October 14, 2011

The Day Will Come, Will We Be Prepared

I was just reading an article on http://www.diabeteshealth.com/ titled Celebrating Caregivers
It took me back to the week of Ally's diagnosis.  I remember sitting in the hospital room, hanging on every word that the dietician was saying.  I was so scared that I would not be able to take care of Ally once we left the hospital.  Obviously she taught us a lot those couple of days.  But the one story that I can still "hear" her telling us was about a young girl, who she had recently met with, that was getting ready to go away to college.  She said that this girl had been in tears, afraid, overwhelmed.  You see, this young lady had an amazing D Mama.  This Mama had managed her diabetes care for years since her daughter's Type 1 diagnosis.  And this young girl, ready to take on the college world, had no idea how to count carbs or to figure her insulin boluses. 

Ok, so by college, it is hard to believe that she would not have picked up on some of these skills (Yes!  Those who count carbs and bolus insulin are skilled! :)  I remember making a note that day, amidst all of the how-to's of D care, that we should include Ally in her diabetes management - as much as possible, at the appropriate ages, but before its too late!  Ally was in kindergarten then, so even though I "noted" it, I may not have really internalized it.  Over the years, I have.  I get itI know the importance of teaching Ally to be responsible for her own diabetes care one day.  But I still just don't want to imagine it.

I think it is a constant struggle (isn't everything about diabetes?) - How much of her diabetes management should I expect Ally to do at 8 years old?  Will I be able to pull back when it is time to let Ally take the reigns?

This excerpt from the article is still ringing in my ears.
"I resented it, frankly. Why was my mom, the person who was supposed to take care of me, giving me ownership of this daunting disease? The answer, of course, was that the best way she could help me in the long term was by giving me control of my treatment. It stung a little, and I certainly wasn't perfect. But my mom knew I needed a chance to not be perfect, to grapple with diabetes on my own terms."
And also this...
"If I've succeeded so far, it's largely because of the example she set for me in those first 10 years. And where I've fallen short, it's because I've forgotten about or ignored that example."
It is so hard for me to imagine not holding Ally's hand through it all...but this article has reminded me of the importance of her taking on the responsibility of her own D care, eventually.  And also, that in the meantime I am responsible for setting a good example :)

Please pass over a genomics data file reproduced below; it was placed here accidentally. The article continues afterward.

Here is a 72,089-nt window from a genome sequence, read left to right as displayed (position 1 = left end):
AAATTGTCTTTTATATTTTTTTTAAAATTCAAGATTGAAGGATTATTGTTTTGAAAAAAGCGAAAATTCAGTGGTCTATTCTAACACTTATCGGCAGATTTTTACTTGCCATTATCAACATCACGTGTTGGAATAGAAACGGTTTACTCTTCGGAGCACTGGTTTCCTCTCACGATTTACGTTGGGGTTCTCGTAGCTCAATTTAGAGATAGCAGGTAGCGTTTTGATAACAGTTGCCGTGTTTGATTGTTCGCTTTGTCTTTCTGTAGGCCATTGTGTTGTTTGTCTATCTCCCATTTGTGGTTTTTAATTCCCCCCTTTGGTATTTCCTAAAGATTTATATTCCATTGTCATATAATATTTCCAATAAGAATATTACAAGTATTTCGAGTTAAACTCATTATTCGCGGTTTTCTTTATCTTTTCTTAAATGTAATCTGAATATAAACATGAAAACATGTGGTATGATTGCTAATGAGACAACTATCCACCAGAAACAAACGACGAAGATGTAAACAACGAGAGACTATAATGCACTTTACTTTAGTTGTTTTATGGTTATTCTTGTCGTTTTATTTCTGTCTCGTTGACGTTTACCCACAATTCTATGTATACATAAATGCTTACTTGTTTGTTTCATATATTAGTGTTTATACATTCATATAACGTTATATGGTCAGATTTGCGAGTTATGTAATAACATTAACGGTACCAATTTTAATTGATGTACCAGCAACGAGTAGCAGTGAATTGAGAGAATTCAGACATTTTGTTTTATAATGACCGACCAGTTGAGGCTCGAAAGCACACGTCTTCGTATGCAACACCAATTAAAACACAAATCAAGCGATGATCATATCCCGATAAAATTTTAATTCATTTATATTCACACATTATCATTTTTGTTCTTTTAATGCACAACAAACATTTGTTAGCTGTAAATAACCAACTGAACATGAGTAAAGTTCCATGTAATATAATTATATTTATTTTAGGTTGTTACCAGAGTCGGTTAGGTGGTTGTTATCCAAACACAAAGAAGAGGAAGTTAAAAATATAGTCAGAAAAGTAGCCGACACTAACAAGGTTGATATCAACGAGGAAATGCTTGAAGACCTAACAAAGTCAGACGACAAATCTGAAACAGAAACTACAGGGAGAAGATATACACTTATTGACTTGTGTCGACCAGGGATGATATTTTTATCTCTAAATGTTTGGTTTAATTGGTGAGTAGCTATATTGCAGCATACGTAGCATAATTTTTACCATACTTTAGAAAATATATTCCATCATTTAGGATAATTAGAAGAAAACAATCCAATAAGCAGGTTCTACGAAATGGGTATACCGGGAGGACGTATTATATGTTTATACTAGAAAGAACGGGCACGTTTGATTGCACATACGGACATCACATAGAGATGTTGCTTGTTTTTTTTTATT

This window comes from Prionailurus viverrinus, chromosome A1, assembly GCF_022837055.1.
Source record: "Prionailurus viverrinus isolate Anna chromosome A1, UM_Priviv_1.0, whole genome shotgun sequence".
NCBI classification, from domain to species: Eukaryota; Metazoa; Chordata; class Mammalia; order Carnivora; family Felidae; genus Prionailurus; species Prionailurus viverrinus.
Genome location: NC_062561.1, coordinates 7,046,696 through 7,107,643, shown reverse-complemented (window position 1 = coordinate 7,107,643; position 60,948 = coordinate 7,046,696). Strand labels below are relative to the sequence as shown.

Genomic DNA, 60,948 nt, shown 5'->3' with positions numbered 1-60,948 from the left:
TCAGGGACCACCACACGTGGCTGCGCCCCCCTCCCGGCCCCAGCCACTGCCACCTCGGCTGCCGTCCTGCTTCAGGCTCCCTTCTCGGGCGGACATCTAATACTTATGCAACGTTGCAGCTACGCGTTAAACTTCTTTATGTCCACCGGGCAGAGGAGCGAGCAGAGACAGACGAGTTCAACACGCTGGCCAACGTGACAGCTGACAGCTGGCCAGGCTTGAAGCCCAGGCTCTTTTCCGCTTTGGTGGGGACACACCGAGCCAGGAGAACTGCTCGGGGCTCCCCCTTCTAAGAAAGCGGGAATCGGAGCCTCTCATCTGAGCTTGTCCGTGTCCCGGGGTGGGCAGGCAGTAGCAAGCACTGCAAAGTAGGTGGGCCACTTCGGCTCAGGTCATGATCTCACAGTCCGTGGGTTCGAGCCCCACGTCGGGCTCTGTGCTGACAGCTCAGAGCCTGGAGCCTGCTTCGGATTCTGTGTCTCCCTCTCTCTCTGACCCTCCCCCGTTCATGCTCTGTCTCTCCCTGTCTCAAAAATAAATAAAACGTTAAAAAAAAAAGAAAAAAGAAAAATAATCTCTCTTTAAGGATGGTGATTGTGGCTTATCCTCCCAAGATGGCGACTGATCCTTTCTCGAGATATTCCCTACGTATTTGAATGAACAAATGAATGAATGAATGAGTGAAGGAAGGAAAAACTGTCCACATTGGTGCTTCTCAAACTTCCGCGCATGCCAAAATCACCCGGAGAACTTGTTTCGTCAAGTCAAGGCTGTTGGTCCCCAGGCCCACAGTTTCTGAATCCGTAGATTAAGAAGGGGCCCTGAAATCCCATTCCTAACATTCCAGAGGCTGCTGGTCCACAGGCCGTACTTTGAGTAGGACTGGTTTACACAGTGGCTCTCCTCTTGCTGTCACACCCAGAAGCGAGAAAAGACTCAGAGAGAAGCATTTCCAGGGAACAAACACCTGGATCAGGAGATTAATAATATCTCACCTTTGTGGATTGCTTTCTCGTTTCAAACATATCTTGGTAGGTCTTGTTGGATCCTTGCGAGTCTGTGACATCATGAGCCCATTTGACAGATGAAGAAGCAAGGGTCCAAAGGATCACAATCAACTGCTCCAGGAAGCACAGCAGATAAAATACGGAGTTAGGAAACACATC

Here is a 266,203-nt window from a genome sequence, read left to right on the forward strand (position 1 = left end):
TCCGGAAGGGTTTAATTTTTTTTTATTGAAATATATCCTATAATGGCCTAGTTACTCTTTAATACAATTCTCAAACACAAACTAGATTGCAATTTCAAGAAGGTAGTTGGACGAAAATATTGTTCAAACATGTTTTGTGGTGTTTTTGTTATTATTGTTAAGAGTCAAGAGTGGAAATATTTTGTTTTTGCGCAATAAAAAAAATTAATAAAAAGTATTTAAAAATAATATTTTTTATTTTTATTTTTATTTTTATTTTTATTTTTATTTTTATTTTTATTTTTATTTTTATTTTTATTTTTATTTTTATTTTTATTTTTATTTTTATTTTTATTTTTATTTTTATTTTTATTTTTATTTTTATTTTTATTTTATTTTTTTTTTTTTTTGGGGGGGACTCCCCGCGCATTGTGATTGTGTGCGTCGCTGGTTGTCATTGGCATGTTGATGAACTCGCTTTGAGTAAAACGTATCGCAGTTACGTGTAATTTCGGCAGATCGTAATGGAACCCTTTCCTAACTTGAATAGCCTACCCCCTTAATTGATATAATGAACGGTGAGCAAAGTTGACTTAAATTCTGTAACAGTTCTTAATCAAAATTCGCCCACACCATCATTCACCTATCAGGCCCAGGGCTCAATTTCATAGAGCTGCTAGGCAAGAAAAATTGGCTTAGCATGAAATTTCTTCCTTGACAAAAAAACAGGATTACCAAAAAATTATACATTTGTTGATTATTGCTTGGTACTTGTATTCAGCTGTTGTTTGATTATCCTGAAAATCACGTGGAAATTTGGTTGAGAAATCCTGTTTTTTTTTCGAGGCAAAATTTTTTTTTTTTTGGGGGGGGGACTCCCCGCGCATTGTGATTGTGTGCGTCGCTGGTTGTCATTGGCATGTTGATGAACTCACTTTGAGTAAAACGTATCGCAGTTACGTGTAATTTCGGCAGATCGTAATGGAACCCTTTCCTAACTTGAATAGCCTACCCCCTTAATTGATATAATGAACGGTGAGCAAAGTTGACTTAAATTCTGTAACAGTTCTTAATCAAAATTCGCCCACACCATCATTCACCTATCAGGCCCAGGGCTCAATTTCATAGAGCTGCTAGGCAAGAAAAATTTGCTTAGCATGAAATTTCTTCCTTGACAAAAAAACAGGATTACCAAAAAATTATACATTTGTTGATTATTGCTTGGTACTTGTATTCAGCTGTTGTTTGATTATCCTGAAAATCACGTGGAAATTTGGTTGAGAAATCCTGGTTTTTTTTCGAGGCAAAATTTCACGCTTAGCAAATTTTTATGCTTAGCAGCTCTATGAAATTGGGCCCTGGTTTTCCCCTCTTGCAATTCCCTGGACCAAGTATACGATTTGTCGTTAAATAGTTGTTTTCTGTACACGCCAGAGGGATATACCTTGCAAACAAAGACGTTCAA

1. I know! I have trouble imagining me not knowing what is going on D wise. I can see her doing it all- she's so independent I won't be surprised if she just tells me she can handle it an to back off! But still.... When your child was diagnosed so young- at 3- she was a BABY. It's a difficult transition- I am sure. But so very important. Our goal is not take care of them for rest of their lives. It's for them to learn how to do it for themselves.
    Great post!

  2. such a FANTASTIC post Misty! Even though Emma is only 7, in the back of my mind I do worry about whether or not I am doing enough to prepare her to manage things on her own when she's older. Thank you for sharing the article!

  3. Wow - it is so hard for me to think about Nate handling his D care. Hopefully it will all fall into place in due time.

    Yea for me because I have super smart friends like you paving the way. :)

  4. Great post! This is SO important. Vital, really. We can't just manage the D monster for our kids. We must teach them to do it for themselves. We'd do them such a disservice if we were to always do everything for them. It's hard to imagine letting go and relinquishing control, especially when dealing with something as scary as the D monster, but as you said, the day will come... The key is to arm our kids with knowledge and skills as they mature. Along the way, I'll be clinging to my dear D mama friends, like you, for support!

  5. I love this post, I've not read anything like it before, but you make a wonderful point. We need to ease up at some point to allow them to learn what we are learning, for themselves.


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